Int. J. Mol. Sci. 2018, 19(1), 215; https://doi.org/10.3390/ijms19010215 - 11 Jan 2018
Cited by 7
Abstract
Fungi possess diverse photosensory proteins that allow them to perceive different light wavelengths and to adapt to changing light conditions in their environment. The biological and physiological roles of the green light-sensing rhodopsins in fungi are not yet resolved. The rice plant pathogen [...] Read more.
Fungi possess diverse photosensory proteins that allow them to perceive different light wavelengths and to adapt to changing light conditions in their environment. The biological and physiological roles of the green light-sensing rhodopsins in fungi are not yet resolved. The rice plant pathogen Fusarium fujikuroi exhibits two different rhodopsins, CarO and OpsA. CarO was previously characterized as a light-driven proton pump. We further analyzed the pumping behavior of CarO by patch-clamp experiments. Our data show that CarO pumping activity is strongly augmented in the presence of the plant hormone indole-3-acetic acid and in sodium acetate, in a dose-dependent manner under slightly acidic conditions. By contrast, under these and other tested conditions, the Neurospora rhodopsin (NR)-like rhodopsin OpsA did not exhibit any pump activity. Basic local alignment search tool (BLAST) searches in the genomes of ascomycetes revealed the occurrence of rhodopsin-encoding genes mainly in phyto-associated or phytopathogenic fungi, suggesting a possible correlation of the presence of rhodopsins with fungal ecology. In accordance, rice plants infected with a CarO-deficient F. fujikuroi strain showed more severe bakanae symptoms than the reference strain, indicating a potential role of the CarO rhodopsin in the regulation of plant infection by this fungus. Full article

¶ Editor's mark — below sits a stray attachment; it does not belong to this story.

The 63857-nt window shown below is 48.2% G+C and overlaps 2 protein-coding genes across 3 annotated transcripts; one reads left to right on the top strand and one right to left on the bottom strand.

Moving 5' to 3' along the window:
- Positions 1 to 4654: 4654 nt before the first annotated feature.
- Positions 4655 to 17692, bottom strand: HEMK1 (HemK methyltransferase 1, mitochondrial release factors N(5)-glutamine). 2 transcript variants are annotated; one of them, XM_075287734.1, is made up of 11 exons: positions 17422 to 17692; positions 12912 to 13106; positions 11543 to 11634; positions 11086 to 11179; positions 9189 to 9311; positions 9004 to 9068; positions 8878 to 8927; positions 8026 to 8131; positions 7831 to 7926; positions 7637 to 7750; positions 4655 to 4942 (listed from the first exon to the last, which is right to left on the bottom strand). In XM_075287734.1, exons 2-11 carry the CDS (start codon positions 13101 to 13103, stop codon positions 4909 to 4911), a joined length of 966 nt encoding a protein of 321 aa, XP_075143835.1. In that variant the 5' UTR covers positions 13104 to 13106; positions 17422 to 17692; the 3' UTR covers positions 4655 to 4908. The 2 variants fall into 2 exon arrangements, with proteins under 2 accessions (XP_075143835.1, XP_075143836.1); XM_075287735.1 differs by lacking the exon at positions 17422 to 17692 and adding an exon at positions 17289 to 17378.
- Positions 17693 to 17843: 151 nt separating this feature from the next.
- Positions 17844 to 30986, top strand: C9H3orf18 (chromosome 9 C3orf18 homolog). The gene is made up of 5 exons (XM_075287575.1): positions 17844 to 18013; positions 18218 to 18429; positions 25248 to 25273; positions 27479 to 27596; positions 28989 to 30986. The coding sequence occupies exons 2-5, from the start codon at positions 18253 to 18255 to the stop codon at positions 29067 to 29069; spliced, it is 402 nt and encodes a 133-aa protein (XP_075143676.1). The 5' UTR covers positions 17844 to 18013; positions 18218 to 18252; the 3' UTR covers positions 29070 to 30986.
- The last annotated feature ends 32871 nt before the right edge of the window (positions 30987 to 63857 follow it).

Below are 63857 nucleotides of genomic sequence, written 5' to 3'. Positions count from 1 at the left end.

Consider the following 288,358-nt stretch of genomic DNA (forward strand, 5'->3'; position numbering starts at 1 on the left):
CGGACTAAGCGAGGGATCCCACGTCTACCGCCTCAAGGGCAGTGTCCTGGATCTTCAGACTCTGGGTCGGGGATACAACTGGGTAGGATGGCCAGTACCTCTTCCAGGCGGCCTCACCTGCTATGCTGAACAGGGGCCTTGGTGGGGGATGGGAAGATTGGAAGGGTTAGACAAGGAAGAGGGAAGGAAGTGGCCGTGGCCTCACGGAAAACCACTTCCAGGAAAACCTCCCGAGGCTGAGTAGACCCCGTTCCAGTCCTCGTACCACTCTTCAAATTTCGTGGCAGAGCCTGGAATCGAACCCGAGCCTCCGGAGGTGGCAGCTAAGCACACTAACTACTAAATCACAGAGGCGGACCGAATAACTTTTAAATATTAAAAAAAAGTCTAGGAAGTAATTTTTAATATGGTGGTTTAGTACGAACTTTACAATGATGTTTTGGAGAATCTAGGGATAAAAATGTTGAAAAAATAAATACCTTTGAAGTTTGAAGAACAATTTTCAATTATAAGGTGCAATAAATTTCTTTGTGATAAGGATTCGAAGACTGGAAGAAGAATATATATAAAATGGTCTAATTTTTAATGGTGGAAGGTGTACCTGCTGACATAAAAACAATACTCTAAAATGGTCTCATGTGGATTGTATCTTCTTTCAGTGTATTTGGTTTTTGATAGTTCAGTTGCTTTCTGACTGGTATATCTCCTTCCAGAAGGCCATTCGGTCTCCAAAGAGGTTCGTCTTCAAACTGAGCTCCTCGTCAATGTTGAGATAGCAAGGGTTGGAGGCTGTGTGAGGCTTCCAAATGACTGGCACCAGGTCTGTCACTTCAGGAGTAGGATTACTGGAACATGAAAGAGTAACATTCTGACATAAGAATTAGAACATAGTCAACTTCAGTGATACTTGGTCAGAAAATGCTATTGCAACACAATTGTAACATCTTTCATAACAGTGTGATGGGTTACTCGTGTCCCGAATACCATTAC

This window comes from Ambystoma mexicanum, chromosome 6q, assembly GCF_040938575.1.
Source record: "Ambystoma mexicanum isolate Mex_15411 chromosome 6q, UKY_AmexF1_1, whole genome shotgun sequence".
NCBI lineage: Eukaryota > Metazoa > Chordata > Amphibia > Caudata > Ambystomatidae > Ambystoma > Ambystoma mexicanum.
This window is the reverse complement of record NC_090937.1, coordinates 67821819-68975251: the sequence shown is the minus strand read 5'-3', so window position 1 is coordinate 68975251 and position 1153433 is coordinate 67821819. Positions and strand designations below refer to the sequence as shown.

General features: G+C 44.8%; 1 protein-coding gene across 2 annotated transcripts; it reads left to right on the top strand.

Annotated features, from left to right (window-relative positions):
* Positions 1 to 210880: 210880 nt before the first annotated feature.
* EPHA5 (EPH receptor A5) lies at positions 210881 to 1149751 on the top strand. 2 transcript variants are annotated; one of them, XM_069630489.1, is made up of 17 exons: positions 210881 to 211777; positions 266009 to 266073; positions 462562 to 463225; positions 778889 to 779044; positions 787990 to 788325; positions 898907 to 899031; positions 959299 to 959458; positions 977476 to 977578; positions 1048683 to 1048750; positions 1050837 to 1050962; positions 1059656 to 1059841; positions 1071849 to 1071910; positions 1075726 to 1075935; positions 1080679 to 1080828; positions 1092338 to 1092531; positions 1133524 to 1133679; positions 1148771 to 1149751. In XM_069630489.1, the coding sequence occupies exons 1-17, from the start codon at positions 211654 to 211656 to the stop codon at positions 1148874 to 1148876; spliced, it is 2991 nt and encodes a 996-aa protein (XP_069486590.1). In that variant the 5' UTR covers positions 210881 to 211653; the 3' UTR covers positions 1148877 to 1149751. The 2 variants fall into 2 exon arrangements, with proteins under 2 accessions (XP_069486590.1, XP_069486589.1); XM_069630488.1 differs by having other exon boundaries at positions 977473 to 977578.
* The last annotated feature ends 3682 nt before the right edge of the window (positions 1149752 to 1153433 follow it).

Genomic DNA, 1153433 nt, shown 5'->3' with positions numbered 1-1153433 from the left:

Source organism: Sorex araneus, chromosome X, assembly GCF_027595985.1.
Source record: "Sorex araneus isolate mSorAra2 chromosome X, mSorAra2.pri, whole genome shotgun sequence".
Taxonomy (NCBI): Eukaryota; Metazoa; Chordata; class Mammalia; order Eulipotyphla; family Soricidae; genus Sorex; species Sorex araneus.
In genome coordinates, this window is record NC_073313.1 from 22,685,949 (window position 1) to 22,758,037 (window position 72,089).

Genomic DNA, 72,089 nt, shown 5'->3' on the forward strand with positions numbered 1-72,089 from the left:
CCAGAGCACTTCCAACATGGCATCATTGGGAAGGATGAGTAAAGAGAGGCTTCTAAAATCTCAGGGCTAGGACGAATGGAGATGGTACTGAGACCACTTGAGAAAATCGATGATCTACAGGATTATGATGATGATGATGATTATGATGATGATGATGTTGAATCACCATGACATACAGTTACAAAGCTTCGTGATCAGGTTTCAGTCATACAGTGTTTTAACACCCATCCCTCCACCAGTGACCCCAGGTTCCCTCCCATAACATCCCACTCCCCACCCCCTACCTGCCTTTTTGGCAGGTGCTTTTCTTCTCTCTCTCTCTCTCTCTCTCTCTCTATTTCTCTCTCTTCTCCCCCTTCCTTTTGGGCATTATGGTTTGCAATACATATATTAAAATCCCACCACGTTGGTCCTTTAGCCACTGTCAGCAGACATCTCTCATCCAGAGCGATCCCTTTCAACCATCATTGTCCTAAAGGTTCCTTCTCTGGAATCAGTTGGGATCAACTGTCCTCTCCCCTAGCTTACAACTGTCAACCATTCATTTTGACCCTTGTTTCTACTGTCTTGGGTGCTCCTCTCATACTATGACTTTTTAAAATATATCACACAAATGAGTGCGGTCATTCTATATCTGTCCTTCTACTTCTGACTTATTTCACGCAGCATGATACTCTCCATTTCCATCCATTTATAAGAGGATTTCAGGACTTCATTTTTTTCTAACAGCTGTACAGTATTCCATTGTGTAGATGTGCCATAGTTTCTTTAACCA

(This article belongs to the Special Issue Plant Microbe Interaction 2017) Printed Edition available
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Open AccessArticle
Transcriptome Analysis of Tomato Leaf Spot Pathogen Fusarium proliferatum: De novo Assembly, Expression Profiling, and Identification of Candidate Effectors
Int. J. Mol. Sci. 2018, 19(1), 31; https://doi.org/10.3390/ijms19010031 - 22 Dec 2017